Tokyo, Japan - 19-20 October 2017: The 2017 roundtable took place on 19-20 October in Toyko, Japan. This event provides a unique platform to analyse progress and address remaining challenges with respect to the corporate governance framework in Asian economies.
This report assesses the state of Armenia’s sanitation services, which are in poor shape, and proposes ways forward for reforming the sector by: ensuring equitable access by all and identifying solutions that work for the poorest and most remote communities; generating economies of scale and scope, and reducing both investment and operational costs for the efficient delivery of sanitation services; and moving towards sustainable cost recovery for the sanitation sector, by identifying how much funding can be mobilised from within the sector and how much external transfers are required. The state of Armenia’s sanitation services are inadequate, with 51% of the population in rural areas using unimproved facilities, causing direct damage to the environment and exposing inhabitants to health risks, and better access but degraded sewerage-system infrastructure in urban areas, posing health hazards due to potential cross-contamination between sewage and drinking water. According to preliminary estimates, EUR 2.6 billion of investments will be required to meet Armenia’s sanitation needs, with approximately EUR 1 billion needing to be spent in the next 7 to 10 years. Given the country’s current economic situation, this investment will have to be spread over time and targeted to avoid further deterioration of infrastructure and increase of the financing gap.
This review of Corporate Governance in Colombia was prepared as part of the process of Colombia's accession to OECD Membership. The report describes the corporate governance setting for both listed companies and the state-owned sector (SOEs). The review then examines the legal and regulatory framework and company practices to assess the degree to which the recommendations of the G20/OECD Principles of Corporate Governance and the OECD Guidelines on Corporate Governance of State-Owned Enterprises have been implemented. The review finds that Colombia's framework for the corporate governance of listed companies is largely consistent with the Principles, although some companies have been reluctant to implement some of the good practices recommended in Colombia's national corporate governance code. For SOEs, the report recognises substantial reforms undertaken during the review process to adopt an ambitious national ownership policy. Reforms have included establishing an ownership co-ordination unit and more transparent reporting on SOE performance, and removing ministers from SOE boards and establishing more transparent board nomination processes aimed at enhancing the qualifications of board members. The report seeks continuing efforts to consolidate these reforms and to implement plans announced in the national ownership policy.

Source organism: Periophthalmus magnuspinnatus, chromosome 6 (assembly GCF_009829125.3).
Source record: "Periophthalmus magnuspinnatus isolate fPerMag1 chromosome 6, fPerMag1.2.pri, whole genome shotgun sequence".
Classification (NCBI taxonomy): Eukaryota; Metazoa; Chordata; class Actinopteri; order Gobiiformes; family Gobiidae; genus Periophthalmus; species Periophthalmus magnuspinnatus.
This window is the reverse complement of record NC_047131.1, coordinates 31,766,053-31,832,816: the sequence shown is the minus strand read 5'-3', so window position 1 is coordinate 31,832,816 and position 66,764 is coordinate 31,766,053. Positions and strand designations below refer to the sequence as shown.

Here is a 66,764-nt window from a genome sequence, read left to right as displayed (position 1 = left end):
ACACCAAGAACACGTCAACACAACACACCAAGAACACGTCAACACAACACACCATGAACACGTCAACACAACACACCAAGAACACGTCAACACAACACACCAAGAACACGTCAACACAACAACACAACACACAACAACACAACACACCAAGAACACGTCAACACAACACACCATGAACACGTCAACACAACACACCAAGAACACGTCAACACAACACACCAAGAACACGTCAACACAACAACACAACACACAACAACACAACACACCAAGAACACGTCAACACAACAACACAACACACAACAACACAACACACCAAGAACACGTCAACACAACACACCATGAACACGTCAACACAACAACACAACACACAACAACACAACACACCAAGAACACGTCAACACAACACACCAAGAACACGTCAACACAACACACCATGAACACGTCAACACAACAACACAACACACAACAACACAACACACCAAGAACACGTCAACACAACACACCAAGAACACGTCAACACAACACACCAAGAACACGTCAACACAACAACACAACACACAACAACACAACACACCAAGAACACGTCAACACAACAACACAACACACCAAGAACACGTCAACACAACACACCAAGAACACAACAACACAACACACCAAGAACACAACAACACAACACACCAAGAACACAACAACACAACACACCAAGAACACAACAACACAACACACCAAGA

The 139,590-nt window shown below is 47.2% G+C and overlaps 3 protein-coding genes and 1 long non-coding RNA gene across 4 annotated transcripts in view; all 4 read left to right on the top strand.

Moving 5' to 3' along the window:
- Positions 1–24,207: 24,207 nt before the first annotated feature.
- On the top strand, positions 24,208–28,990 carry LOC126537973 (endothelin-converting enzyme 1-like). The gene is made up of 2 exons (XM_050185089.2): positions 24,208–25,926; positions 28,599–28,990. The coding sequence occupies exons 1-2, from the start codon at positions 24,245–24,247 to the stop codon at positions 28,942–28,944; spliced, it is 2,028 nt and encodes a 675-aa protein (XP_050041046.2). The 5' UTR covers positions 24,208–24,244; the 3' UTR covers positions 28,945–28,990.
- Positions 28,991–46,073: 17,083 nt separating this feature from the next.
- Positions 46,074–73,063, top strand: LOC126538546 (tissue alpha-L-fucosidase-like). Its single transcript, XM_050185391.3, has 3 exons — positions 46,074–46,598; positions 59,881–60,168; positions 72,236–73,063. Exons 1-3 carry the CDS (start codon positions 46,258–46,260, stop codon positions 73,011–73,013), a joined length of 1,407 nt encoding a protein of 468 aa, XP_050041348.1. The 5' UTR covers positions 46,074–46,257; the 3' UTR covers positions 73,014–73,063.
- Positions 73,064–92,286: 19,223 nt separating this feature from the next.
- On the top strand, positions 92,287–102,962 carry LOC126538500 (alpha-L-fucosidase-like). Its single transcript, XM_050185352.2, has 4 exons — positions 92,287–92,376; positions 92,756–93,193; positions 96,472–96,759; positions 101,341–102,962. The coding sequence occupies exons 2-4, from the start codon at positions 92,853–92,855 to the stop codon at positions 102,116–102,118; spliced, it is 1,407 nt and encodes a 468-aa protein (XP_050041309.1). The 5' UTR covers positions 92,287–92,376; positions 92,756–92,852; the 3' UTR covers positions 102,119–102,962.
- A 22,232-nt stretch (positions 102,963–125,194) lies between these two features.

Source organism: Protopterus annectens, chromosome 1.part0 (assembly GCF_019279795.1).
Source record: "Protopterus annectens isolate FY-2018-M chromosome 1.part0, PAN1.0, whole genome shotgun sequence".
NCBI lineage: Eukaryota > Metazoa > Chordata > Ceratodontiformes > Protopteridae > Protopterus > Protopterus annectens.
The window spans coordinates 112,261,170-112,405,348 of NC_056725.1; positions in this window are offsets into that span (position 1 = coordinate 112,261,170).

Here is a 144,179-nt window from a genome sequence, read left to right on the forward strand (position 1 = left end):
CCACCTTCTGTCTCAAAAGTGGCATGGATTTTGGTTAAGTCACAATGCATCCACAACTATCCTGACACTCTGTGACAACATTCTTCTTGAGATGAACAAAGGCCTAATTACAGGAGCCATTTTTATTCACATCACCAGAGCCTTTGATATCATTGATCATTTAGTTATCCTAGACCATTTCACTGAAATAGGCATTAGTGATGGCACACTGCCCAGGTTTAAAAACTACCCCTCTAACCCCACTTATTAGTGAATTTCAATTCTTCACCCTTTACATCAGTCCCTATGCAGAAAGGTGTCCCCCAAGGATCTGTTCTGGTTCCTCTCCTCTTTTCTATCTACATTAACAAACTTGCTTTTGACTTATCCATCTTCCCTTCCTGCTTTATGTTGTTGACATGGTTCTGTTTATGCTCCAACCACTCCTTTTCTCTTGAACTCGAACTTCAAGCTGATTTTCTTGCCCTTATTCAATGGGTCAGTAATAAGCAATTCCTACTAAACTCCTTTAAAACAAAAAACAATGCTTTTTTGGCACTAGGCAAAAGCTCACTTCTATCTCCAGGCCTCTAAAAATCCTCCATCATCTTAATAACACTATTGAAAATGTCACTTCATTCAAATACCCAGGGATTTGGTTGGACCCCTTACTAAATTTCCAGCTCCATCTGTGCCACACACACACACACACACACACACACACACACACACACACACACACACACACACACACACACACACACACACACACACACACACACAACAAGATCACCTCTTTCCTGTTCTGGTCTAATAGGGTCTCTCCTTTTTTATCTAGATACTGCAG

15 September 2017 - A complaint submitted in 2015 by former workers of Heineken’s subsidiary Bralima in the Democratic Republic of Congo was successfully resolved recently. This article by Roel Nieuwenkamp explains the circumstances and why this agreement is being hailed as historic.
Norway has long used technology to streamline processes within the public sector and bring the government closer to citizens and businesses. Now the country is going further, seeking to transform its public sector through the full assimilation of digital technologies. The goal is to make it more efficient, collaborative, user- and data-driven, and better able to respond to the changing needs and expectations of citizens and businesses. This review analyses the efforts under way and provides policy advice to support the Norwegian government in implementing digital government.
English, PDF, 776kb
This report provides an overview of national approaches to disclosure and transparency in the state-owned enterprise (SOE) sector in nine Asian economies: Bhutan, India, Kazakhstan, Korea, Malaysia, Pakistan, Philippines, Thailand and Viet Nam.
More and more governments are introducing or enhancing screening mechanisms for inbound investment projects to identify and address perceived threats to national security, particularly investments by state-owned enterprises. What can be done to allow home and host societies to reap the benefits of international investment while addressing the security concerns that inhibit certain investments proposed by SOEs today?
21 July 2017 - Recent noteworthy developments have created a new momentum on responsible business conduct worldwide, confirming the prominence of the OECD Guidelines for Multinational Enterprises and their in-built implementation mechanism, the National Contact Points. This article by Roel Nieuwenkamp looks at the expectations that come with this heightened recognition.
29-30 June 2017, Paris: The Global Forum is the first multi-stakeholder platform for integrating corporate responsibility questions into the global economic agenda. Governments, business, trade unions and civil society will come together to provide insights and exchange views on how to do well while doing no harm in an effort to contribute to sustainable development and enduring social progress.
29 June 2017 - On the occasion of the 5th Global Forum on Responsible Business Conduct, Gabriela Ramos, OECD Chief of Staff and Sherpa to the G20, draws attention to the human rights abuse of modern slavery and makes a plea for reinforced international coordination and cooperation to help fight this unacceptable reality.